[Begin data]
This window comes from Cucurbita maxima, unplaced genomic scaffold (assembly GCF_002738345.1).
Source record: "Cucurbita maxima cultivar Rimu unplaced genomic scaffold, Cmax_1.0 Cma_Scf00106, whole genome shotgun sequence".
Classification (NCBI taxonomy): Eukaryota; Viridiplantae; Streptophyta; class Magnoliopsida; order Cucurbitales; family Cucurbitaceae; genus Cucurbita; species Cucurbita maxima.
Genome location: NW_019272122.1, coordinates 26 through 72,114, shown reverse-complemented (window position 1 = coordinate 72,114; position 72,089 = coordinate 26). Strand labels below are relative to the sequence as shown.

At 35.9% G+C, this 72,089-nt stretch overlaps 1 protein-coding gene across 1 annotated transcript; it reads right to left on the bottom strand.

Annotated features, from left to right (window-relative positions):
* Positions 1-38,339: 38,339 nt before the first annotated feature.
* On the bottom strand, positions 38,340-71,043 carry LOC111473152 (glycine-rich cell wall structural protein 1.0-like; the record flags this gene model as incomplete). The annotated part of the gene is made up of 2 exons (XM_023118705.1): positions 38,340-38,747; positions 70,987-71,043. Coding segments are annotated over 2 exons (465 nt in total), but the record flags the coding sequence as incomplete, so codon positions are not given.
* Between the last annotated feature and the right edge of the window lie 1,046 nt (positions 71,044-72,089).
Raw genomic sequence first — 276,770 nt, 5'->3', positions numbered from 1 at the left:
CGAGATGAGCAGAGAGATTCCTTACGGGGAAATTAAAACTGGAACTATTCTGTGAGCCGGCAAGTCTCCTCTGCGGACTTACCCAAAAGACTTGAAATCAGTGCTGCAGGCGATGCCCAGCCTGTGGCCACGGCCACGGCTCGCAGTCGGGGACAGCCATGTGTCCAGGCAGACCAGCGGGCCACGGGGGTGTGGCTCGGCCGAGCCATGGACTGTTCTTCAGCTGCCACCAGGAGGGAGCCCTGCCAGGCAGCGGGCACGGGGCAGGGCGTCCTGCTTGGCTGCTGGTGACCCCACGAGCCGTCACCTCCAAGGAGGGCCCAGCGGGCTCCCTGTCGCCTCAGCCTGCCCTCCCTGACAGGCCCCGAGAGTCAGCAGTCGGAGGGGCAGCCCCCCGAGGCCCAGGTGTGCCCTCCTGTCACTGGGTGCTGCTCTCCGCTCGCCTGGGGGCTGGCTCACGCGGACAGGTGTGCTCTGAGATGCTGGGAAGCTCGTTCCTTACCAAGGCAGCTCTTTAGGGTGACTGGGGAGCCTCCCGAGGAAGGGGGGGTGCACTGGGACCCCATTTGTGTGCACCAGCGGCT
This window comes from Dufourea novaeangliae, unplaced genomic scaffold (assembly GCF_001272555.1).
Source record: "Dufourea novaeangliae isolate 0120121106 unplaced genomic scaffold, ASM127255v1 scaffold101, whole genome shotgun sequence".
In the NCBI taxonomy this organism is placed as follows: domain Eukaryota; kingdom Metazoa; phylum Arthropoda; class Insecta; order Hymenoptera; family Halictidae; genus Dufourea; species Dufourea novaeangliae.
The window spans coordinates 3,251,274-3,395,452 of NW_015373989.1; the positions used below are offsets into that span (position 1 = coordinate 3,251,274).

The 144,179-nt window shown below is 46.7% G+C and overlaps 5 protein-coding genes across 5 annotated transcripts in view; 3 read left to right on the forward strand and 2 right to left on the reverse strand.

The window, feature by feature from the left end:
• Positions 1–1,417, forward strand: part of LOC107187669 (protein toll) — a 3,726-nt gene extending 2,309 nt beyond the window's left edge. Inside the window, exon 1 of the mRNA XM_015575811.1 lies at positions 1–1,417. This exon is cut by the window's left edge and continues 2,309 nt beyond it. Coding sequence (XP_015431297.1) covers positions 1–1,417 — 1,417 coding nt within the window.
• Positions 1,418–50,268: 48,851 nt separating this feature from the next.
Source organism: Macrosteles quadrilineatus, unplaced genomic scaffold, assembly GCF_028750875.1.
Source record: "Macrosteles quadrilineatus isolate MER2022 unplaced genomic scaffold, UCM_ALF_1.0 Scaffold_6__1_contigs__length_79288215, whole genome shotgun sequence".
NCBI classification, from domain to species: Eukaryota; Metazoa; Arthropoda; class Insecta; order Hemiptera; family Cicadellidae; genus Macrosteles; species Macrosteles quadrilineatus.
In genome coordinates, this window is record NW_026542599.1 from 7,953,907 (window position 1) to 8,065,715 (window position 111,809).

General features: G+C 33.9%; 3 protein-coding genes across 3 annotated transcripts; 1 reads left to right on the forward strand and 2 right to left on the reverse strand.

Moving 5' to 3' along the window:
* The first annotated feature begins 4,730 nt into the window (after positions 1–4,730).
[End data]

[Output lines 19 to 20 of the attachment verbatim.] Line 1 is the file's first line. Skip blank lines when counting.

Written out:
• Positions 1,418–50,268: 48,851 nt separating this feature from the next.
Source organism: Macrosteles quadrilineatus, unplaced genomic scaffold, assembly GCF_028750875.1.